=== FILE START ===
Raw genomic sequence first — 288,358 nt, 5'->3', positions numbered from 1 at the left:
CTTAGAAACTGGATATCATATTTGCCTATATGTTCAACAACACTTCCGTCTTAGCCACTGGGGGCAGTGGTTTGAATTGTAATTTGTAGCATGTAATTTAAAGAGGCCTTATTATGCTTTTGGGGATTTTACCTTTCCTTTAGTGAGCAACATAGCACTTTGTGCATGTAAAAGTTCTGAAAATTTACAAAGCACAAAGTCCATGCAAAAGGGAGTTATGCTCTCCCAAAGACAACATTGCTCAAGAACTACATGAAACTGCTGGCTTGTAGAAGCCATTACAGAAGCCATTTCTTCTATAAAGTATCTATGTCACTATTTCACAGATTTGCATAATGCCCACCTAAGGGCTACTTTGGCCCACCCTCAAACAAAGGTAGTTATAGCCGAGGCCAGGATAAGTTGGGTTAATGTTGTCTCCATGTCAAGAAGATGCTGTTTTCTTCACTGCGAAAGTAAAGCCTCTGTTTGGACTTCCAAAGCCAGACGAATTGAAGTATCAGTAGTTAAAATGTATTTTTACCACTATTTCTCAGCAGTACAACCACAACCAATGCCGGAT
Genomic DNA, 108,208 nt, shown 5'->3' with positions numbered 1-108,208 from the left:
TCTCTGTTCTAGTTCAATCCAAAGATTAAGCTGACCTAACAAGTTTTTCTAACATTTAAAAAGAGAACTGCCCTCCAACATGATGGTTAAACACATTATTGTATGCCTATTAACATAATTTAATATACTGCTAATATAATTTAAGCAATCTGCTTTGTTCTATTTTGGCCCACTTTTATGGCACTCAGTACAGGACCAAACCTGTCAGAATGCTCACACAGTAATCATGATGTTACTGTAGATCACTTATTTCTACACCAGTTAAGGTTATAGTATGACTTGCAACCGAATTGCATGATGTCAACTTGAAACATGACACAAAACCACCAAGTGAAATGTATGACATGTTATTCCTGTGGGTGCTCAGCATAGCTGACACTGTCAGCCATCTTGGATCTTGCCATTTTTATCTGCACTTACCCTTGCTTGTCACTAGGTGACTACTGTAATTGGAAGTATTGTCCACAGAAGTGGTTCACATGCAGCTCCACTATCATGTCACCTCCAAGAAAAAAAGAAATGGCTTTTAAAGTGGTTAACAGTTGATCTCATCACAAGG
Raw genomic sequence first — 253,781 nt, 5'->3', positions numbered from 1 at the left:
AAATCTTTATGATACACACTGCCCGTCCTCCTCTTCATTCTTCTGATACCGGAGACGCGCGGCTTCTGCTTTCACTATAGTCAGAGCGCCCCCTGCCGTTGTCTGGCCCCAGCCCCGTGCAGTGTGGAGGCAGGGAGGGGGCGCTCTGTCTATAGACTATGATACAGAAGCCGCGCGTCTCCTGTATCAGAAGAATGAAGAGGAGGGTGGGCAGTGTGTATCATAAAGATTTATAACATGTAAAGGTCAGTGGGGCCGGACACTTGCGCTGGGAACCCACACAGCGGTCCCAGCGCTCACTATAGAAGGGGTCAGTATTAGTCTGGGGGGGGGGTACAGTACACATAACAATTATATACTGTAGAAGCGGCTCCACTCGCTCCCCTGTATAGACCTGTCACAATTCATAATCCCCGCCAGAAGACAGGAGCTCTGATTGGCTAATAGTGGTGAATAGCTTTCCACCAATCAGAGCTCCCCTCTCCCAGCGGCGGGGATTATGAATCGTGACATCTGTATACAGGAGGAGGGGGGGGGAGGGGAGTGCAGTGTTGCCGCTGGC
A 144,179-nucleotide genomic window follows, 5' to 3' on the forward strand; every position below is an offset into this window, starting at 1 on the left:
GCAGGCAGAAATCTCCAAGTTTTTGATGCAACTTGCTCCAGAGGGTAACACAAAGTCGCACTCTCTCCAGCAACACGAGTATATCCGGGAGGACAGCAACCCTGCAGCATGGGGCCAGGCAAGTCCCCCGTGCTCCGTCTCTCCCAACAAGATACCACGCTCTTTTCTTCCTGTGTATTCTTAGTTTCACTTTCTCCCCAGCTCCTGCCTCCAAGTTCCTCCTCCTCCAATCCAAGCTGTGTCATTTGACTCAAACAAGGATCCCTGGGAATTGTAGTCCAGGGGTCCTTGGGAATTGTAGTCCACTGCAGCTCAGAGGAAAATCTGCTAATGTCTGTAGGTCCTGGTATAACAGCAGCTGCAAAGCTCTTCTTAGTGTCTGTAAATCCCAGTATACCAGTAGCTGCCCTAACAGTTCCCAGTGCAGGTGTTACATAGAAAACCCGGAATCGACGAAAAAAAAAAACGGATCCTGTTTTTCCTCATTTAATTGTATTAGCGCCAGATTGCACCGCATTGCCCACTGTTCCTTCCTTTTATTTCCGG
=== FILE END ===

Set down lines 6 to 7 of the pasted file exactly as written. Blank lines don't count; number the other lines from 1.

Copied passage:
AAATCTTTATGATACACACTGCCCGTCCTCCTCTTCATTCTTCTGATACCGGAGACGCGCGGCTTCTGCTTTCACTATAGTCAGAGCGCCCCCTGCCGTTGTCTGGCCCCAGCCCCGTGCAGTGTGGAGGCAGGGAGGGGGCGCTCTGTCTATAGACTATGATACAGAAGCCGCGCGTCTCCTGTATCAGAAGAATGAAGAGGAGGGTGGGCAGTGTGTATCATAAAGATTTATAACATGTAAAGGTCAGTGGGGCCGGACACTTGCGCTGGGAACCCACACAGCGGTCCCAGCGCTCACTATAGAAGGGGTCAGTATTAGTCTGGGGGGGGGGTACAGTACACATAACAATTATATACTGTAGAAGCGGCTCCACTCGCTCCCCTGTATAGACCTGTCACAATTCATAATCCCCGCCAGAAGACAGGAGCTCTGATTGGCTAATAGTGGTGAATAGCTTTCCACCAATCAGAGCTCCCCTCTCCCAGCGGCGGGGATTATGAATCGTGACATCTGTATACAGGAGGAGGGGGGGGGAGGGGAGTGCAGTGTTGCCGCTGGC
A 144,179-nucleotide genomic window follows, 5' to 3' on the forward strand; every position below is an offset into this window, starting at 1 on the left: